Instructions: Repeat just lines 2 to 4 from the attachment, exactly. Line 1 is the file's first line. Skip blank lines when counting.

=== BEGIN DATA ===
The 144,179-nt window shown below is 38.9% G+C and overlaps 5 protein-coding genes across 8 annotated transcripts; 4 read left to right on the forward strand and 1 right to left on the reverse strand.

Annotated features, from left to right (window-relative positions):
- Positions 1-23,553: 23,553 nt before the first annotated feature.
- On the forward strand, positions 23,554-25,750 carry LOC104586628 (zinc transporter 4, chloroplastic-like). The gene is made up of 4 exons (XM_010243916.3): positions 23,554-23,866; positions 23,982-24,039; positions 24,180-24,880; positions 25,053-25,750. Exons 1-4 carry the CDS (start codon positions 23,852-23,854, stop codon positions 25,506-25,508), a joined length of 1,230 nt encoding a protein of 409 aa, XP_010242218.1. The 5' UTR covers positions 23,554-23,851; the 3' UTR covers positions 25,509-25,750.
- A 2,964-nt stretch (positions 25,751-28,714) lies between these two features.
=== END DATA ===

Annotated features, from left to right (window-relative positions):
- Positions 1-23,553: 23,553 nt before the first annotated feature.
- On the forward strand, positions 23,554-25,750 carry LOC104586628 (zinc transporter 4, chloroplastic-like). The gene is made up of 4 exons (XM_010243916.3): positions 23,554-23,866; positions 23,982-24,039; positions 24,180-24,880; positions 25,053-25,750. Exons 1-4 carry the CDS (start codon positions 23,852-23,854, stop codon positions 25,506-25,508), a joined length of 1,230 nt encoding a protein of 409 aa, XP_010242218.1. The 5' UTR covers positions 23,554-23,851; the 3' UTR covers positions 25,509-25,750.